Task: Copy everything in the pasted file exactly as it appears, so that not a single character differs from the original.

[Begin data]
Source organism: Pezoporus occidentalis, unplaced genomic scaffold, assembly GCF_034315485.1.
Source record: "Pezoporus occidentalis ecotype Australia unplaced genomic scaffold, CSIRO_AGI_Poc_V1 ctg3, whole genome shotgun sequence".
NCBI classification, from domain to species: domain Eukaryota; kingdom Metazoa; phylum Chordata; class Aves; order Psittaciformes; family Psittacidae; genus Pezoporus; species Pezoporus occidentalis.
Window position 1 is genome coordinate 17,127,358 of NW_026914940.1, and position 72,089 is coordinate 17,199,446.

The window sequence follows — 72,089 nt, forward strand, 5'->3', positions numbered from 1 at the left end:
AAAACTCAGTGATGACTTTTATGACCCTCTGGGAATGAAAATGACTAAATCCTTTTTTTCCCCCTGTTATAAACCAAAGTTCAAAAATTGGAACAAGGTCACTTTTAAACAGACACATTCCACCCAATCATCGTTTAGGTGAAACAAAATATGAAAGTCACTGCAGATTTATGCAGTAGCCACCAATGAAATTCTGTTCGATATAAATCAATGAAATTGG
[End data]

Source organism: Pezoporus occidentalis, unplaced genomic scaffold, assembly GCF_034315485.1.
Source record: "Pezoporus occidentalis ecotype Australia unplaced genomic scaffold, CSIRO_AGI_Poc_V1 ctg3, whole genome shotgun sequence".
NCBI classification, from domain to species: domain Eukaryota; kingdom Metazoa; phylum Chordata; class Aves; order Psittaciformes; family Psittacidae; genus Pezoporus; species Pezoporus occidentalis.
Window position 1 is genome coordinate 17,127,358 of NW_026914940.1, and position 72,089 is coordinate 17,199,446.

The window sequence follows — 72,089 nt, forward strand, 5'->3', positions numbered from 1 at the left end:
AAAACTCAGTGATGACTTTTATGACCCTCTGGGAATGAAAATGACTAAATCCTTTTTTTCCCCCTGTTATAAACCAAAGTTCAAAAATTGGAACAAGGTCACTTTTAAACAGACACATTCCACCCAATCATCGTTTAGGTGAAACAAAATATGAAAGTCACTGCAGATTTATGCAGTAGCCACCAATGAAATTCTGTTCGATATAAATCAATGAAATTGG